Why are some composers popular, then forgotten? Or ignored during their lifetime and later treasured? Such is the case with the Polish-born Soviet composer Mieczyslaw Weinberg, whose centennial falls in 2019.
Mieczyslaw Weinberg once said: "Composing isn't entertainment. It's an eternal dialogue, an ongoing search for harmony in human beings and in nature. This search is the meaning and the responsibility on our brief journey on this earth. The strength or weakness of an artist can only be measured to the extent that he succeeds in expressing the eternal, ancient known truth — and filling it with a new light of his own."
Those are words to keep in mind as you listen to a Weinberg symphony this hour.
Born 100 years ago into a Jewish family in Poland, Weinberg only narrowly escaped death fleeing the Nazis but hardly had an easier time later in the Soviet Union.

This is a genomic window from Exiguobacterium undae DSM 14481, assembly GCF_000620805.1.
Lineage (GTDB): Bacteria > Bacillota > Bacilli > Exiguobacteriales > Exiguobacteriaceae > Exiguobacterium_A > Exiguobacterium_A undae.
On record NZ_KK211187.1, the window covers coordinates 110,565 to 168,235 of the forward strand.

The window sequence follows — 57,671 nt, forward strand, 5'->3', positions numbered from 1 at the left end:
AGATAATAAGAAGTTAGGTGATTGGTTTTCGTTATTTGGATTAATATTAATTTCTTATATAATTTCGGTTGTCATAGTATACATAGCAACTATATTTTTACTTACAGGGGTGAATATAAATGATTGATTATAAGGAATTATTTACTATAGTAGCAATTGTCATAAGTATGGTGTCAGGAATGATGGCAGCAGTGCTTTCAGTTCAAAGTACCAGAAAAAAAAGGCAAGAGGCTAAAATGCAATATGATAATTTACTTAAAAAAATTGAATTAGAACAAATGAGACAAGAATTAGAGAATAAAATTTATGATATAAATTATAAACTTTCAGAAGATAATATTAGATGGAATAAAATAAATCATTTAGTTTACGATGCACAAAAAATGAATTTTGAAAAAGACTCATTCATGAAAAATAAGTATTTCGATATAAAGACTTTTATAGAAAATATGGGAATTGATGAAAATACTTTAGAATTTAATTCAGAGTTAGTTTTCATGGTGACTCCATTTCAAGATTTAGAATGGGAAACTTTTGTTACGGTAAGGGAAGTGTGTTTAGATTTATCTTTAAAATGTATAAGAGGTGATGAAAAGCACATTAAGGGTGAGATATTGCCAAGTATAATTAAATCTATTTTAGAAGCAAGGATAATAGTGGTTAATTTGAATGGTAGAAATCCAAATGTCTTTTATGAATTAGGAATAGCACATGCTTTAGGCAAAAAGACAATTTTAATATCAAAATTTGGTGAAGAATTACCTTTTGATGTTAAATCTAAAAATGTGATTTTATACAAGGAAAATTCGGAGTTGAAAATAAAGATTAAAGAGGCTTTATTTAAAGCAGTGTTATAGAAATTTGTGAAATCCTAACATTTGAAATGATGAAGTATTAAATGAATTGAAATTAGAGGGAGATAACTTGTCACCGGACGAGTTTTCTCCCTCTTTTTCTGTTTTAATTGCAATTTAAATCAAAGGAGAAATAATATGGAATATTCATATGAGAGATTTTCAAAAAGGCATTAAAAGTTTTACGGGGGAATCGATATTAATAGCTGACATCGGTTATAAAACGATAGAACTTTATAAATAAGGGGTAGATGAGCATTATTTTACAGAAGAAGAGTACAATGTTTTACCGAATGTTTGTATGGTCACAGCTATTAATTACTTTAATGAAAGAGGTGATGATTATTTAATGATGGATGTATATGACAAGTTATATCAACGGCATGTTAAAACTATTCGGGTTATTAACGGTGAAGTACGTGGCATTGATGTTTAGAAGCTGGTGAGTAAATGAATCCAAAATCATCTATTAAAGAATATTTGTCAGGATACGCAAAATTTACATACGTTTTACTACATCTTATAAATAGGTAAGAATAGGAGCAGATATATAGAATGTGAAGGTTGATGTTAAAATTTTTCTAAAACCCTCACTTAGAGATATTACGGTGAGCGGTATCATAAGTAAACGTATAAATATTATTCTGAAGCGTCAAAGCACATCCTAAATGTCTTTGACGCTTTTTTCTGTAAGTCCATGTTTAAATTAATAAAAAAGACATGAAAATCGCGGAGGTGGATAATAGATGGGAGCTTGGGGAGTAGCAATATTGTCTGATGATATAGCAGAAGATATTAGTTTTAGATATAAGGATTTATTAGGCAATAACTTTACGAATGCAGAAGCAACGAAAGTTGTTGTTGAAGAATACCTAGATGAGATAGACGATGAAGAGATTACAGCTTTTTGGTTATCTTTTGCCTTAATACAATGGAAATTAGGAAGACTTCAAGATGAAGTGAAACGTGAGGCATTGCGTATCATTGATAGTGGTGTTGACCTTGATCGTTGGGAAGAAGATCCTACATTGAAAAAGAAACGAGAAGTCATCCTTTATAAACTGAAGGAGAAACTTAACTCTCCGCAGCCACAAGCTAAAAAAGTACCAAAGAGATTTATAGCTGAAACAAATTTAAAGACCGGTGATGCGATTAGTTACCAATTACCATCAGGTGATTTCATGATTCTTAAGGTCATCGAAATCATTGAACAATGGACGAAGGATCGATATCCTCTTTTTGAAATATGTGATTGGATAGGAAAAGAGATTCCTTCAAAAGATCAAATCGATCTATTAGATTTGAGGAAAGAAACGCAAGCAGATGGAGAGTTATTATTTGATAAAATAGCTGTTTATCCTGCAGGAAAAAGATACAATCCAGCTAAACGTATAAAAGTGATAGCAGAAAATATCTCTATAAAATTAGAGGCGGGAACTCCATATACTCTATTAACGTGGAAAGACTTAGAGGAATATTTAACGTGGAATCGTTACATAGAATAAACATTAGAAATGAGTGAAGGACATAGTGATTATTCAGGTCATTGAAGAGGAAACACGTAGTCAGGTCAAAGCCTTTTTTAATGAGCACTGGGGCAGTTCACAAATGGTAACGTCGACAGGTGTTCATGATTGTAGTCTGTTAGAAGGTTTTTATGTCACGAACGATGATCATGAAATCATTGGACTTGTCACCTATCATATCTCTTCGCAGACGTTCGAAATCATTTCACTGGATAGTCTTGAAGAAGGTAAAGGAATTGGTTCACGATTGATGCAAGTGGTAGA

He earned a living mostly as a composer of music for films and cartoons, while his great works were written for the desk drawer and for a close circle of friends and are only now being discovered in the music world.
Our featured conductor Thomas Sanderling grew up in Russia and knew Mieczyslaw Weinberg personally.
Trio for violin, viola and cello, op. 48
Gidon Kremer, violin
Daniil Grishin, viola
Giedré Dirvanauskaité, cello
on ECM-Records ECM 2368
Symphony No. 22 op. 154, orchestrated by Kirill Umansky
Konzerthaus Orchestra Berlin
Thomas Sanderling, conductor
Recorded by Deutschlandfunk Kultur, Berlin (DLF) in the Konzerthaus, Berlin on February 1, 2019